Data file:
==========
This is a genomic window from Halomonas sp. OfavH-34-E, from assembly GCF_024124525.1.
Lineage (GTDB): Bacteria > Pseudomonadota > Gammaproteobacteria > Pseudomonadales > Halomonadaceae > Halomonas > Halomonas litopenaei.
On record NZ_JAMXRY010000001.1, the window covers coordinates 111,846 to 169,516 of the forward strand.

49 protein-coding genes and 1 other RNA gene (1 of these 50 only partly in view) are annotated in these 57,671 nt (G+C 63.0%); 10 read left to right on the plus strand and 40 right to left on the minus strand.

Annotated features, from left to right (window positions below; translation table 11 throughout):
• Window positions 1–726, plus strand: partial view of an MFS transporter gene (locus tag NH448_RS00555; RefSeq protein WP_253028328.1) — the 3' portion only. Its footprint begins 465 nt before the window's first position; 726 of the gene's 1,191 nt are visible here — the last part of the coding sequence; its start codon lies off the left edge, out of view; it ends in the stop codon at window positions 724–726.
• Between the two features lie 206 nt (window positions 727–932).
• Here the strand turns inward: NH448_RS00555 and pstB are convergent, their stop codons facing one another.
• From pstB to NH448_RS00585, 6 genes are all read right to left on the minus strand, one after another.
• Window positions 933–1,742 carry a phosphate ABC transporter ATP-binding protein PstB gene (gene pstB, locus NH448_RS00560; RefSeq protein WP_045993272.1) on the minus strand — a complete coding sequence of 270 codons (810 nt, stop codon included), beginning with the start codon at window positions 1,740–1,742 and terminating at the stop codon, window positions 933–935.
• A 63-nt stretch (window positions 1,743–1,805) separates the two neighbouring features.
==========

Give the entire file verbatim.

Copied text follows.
This is a genomic window from Halomonas sp. OfavH-34-E, from assembly GCF_024124525.1.
Lineage (GTDB): Bacteria > Pseudomonadota > Gammaproteobacteria > Pseudomonadales > Halomonadaceae > Halomonas > Halomonas litopenaei.
On record NZ_JAMXRY010000001.1, the window covers coordinates 111,846 to 169,516 of the forward strand.

49 protein-coding genes and 1 other RNA gene (1 of these 50 only partly in view) are annotated in these 57,671 nt (G+C 63.0%); 10 read left to right on the plus strand and 40 right to left on the minus strand.

Annotated features, from left to right (window positions below; translation table 11 throughout):
• Window positions 1–726, plus strand: partial view of an MFS transporter gene (locus tag NH448_RS00555; RefSeq protein WP_253028328.1) — the 3' portion only. Its footprint begins 465 nt before the window's first position; 726 of the gene's 1,191 nt are visible here — the last part of the coding sequence; its start codon lies off the left edge, out of view; it ends in the stop codon at window positions 724–726.
• Between the two features lie 206 nt (window positions 727–932).
• Here the strand turns inward: NH448_RS00555 and pstB are convergent, their stop codons facing one another.
• From pstB to NH448_RS00585, 6 genes are all read right to left on the minus strand, one after another.
• Window positions 933–1,742 carry a phosphate ABC transporter ATP-binding protein PstB gene (gene pstB, locus NH448_RS00560; RefSeq protein WP_045993272.1) on the minus strand — a complete coding sequence of 270 codons (810 nt, stop codon included), beginning with the start codon at window positions 1,740–1,742 and terminating at the stop codon, window positions 933–935.
• A 63-nt stretch (window positions 1,743–1,805) separates the two neighbouring features.